Turn it Off and On again
John L. Gordon August 2021

Does this document have a title or are the words at the top, the instructions to fix all problems with computer based equipment?
I am prompted to write this now because it seems to me that the instructions at the top are being somewhat over used and over relied on by equipment manufacturers and suppliers. I did spend a little of my life writing software for microprocessor and computer based things so I do have a little experience. I have a computer controlled home system which operates 24 hours a day, all of the time and never switches off, well it’s not supposed to. In the early days of development I used a controller board I designed and built myself using a 68000 microprocessor. Well, there were even systems before that (going back to the 1980’s). Later the system migrated through commercial controller systems and is now based around a Raspberry PI and Arduino Mega (to do the interfacing).
When I switched to the Raspberry PI, I think in 2013, the system would only run for about 7 or 8 days before stopping, or stopping working, (microprocessors don’t usually stop, they just do stuff you don’t want them to do). I quickly realised that turning it off and then on again was going to be a real pain so I made a system which did it automatically. The original system is sort of based on a program like this.

Start of the things you want the program to do.
Do the next thing.
Do the next thing.
Wait for something which will never happen.
Do the next thing
Go back to the start and do everything again.

It might be quite easy to see that the problem with this program is in line 4. Of course, I didn’t write programs like this deliberately, but lines like line 4 can creep in where you don’t expect them. Not to mention the little problem of loading in some number which turns out to be zero and then dividing something else by it. Computers and microprocessors don’t like dividing numbers by zero, even your calculator won’t do it.
So, computers and controllers stop working properly in situations like this and I actually found it fun to find the problems and fix them. So much so that my home system now works for, well I don’t know how long, but a long time without stopping. But before I found the problems, I introduced an automated ‘switch it off and then on again’ system. This meant making a program something like this.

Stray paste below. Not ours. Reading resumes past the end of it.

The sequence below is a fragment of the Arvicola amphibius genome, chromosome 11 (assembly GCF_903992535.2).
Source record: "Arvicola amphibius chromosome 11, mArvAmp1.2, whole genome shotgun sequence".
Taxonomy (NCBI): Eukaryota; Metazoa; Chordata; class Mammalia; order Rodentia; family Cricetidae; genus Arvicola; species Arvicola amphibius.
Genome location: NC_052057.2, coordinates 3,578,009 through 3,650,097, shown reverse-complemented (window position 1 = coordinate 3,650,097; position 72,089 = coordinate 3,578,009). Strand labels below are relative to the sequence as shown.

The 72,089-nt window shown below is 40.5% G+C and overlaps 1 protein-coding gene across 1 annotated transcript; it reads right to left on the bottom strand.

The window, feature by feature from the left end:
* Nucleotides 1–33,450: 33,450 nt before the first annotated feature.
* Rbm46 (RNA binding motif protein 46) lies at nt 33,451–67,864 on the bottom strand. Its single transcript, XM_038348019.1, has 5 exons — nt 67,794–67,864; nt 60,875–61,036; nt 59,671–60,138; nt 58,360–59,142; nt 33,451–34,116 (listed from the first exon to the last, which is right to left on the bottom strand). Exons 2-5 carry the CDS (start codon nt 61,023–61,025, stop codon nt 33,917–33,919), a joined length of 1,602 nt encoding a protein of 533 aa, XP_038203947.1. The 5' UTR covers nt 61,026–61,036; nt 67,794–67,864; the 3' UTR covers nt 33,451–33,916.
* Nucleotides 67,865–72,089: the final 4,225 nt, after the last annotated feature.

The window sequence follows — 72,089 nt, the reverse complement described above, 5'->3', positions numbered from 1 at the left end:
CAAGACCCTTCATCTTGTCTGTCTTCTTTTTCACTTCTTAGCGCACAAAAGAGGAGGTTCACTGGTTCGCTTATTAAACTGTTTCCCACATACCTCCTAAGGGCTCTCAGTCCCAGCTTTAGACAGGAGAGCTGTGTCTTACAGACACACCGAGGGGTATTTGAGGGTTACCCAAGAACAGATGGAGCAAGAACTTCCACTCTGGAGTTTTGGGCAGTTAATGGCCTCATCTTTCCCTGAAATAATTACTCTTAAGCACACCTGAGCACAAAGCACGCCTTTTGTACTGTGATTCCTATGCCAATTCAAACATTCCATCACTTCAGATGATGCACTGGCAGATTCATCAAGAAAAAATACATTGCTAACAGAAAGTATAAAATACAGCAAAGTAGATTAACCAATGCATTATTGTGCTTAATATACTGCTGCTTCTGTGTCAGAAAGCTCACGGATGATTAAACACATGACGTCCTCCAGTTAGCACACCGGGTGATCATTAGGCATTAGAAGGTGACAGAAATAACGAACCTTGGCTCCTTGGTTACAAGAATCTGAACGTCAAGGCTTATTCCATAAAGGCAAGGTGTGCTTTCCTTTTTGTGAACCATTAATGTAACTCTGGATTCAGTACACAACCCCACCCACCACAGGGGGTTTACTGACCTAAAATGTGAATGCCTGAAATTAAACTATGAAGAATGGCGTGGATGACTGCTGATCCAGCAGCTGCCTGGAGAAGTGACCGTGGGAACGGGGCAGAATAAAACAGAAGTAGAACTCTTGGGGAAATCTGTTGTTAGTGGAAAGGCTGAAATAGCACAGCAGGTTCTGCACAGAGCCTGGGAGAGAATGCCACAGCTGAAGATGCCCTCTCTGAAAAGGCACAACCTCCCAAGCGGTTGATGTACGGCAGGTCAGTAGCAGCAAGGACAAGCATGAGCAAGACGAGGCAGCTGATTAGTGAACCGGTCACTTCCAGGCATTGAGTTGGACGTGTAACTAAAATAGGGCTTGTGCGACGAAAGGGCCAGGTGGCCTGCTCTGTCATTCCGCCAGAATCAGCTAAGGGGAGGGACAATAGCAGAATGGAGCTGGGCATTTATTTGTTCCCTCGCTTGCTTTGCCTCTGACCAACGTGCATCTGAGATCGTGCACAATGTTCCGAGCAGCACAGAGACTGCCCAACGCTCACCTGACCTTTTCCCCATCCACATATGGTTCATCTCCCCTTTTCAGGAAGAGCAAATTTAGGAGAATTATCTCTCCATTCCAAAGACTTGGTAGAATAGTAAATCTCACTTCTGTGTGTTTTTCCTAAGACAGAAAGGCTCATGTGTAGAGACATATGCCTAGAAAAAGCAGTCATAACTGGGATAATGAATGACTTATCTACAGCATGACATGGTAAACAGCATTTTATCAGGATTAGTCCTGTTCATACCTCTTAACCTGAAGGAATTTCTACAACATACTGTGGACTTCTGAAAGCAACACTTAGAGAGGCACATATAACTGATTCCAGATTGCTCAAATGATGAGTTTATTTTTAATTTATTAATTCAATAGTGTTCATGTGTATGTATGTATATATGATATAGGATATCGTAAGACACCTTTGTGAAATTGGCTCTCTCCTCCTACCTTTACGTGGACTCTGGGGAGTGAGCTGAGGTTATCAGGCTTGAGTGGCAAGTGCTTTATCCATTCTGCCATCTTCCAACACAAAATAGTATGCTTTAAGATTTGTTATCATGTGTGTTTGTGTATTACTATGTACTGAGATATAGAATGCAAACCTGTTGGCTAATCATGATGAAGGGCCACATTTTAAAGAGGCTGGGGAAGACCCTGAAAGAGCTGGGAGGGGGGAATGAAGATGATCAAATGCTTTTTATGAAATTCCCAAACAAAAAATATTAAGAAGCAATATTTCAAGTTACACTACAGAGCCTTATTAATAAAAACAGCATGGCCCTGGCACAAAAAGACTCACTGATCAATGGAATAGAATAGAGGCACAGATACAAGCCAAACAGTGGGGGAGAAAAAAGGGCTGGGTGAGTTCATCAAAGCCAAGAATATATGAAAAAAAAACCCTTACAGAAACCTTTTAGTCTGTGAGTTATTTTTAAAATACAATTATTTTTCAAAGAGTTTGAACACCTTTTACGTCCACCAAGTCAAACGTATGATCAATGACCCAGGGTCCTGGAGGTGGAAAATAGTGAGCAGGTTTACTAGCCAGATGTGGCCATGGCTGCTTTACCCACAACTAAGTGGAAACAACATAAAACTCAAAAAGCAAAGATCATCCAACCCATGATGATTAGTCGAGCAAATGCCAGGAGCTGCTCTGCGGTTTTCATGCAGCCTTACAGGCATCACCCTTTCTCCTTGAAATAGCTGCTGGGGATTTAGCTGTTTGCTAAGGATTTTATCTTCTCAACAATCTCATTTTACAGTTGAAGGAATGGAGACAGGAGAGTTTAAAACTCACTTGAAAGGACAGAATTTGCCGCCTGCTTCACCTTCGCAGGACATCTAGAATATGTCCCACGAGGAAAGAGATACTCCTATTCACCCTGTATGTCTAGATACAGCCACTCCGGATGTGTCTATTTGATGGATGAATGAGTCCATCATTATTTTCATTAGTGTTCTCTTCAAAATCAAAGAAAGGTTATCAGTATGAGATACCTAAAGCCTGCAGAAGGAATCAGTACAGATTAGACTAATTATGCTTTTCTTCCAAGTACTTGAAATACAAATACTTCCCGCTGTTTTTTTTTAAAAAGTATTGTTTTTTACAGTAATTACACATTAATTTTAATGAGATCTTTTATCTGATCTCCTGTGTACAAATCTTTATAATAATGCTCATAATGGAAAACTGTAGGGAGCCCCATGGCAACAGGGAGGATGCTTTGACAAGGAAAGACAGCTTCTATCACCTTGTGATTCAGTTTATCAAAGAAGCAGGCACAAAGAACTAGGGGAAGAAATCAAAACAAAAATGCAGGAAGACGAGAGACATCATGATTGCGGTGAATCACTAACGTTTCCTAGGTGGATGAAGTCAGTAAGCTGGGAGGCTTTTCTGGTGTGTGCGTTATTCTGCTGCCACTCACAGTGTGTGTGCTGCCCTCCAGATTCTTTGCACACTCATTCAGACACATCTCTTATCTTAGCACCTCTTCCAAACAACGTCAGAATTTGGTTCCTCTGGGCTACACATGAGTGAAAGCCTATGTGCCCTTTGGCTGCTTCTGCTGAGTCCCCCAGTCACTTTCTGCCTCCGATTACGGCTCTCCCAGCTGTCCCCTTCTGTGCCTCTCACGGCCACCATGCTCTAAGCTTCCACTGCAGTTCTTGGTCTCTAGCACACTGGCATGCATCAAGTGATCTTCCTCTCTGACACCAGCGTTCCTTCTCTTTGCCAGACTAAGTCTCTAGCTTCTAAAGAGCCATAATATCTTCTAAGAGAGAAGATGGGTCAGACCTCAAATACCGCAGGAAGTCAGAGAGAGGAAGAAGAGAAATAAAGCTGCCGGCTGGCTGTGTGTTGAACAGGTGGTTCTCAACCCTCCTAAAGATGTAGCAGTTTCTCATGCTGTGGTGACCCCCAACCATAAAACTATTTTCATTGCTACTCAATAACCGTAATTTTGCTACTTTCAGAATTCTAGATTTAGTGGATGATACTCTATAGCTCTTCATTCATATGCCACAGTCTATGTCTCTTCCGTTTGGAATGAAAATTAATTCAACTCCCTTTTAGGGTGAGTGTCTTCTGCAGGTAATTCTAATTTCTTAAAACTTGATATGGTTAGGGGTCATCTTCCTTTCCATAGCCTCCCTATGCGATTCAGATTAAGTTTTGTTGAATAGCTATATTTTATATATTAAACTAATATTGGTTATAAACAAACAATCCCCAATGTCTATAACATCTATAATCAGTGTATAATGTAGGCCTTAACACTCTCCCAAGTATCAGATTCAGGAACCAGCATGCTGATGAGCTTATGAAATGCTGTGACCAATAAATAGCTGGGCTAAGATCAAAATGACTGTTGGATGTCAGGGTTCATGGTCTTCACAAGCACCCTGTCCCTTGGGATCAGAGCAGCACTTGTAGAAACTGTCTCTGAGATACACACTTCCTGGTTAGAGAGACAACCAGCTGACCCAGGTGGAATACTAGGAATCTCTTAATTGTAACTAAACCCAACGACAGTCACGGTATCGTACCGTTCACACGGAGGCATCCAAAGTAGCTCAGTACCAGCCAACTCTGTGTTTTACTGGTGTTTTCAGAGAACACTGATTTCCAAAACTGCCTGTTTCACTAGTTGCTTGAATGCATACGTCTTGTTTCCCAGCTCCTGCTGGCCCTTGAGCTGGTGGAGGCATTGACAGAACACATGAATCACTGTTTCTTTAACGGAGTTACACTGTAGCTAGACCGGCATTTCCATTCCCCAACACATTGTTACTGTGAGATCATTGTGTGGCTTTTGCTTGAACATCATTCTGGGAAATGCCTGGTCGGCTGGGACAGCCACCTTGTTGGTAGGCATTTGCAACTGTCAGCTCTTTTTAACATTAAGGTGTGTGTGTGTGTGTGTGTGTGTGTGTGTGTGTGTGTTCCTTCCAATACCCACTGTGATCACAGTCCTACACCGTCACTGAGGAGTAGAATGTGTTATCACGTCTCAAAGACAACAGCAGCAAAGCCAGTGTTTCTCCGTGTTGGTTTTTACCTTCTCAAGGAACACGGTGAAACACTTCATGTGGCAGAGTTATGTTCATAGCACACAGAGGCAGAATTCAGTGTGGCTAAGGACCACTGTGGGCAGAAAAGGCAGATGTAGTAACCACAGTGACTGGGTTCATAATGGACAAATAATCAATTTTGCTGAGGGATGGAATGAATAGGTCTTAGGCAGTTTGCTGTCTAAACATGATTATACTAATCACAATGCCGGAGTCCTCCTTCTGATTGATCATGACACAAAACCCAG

Start of the things you want the program to do.
Do the next thing.
Do the next thing.
Do the Next thing.
Pat the dog.
Go back to the start and do everything again.

Whilst the program is running, you might notice that it keeps patting the dog, in line 5. Lots of systems have a watchdog built into them. Probably even a TV box. If you set the watchdog loose at the start, it wants to be regularly patted. If you don’t pat the dog for any reason, the dog gets angry and crashes the computer and makes it start up all over again. So, I never had to turn it off and then on again, the dog did that for me if I made any mistakes in the program.
But there are some unlucky people who can’t really rely on the trusty dog, although they might leave it there watching, just in case. Imagine NASA launching a space rocket with astronauts on board where the people who write the programs to control the space ship, aren’t that careful. Of course, the dog might not be patted and crash the program but that isn’t a great idea when several people are rocketing into space under the control of the program. It’s really best if the programmers don’t make these mistakes and also check for them carefully, even though they don’t make them. It is really important to pat the dog in this case.

So, now on to my TV box (or my network router, or ALEXA, or many other gadgets I might have). Something stops working properly, so I phone the help desk and after a day or two get to speak to a person who tells me to turn it off and then on again. In my case, and probably in your case these days, we have already done that. But why did we have to. When I call about my periodically faulty TV box, there are even automated systems to tell me to turn it off and on again. The companies even have remote checking systems and can, so they say, tell if your gadget isn’t working properly. If this is really true, then why do they wait for us to phone up to fix it. Even more, why did they not simply set the dog loose to do it automatically. But even more importantly, why did they not ask the nice software engineers to write the programs properly and the hardware engineers to build robust gadgets.

So, what is it to be, design and build good quality hardware and software or simply tell everyone to turn it off and then back on again?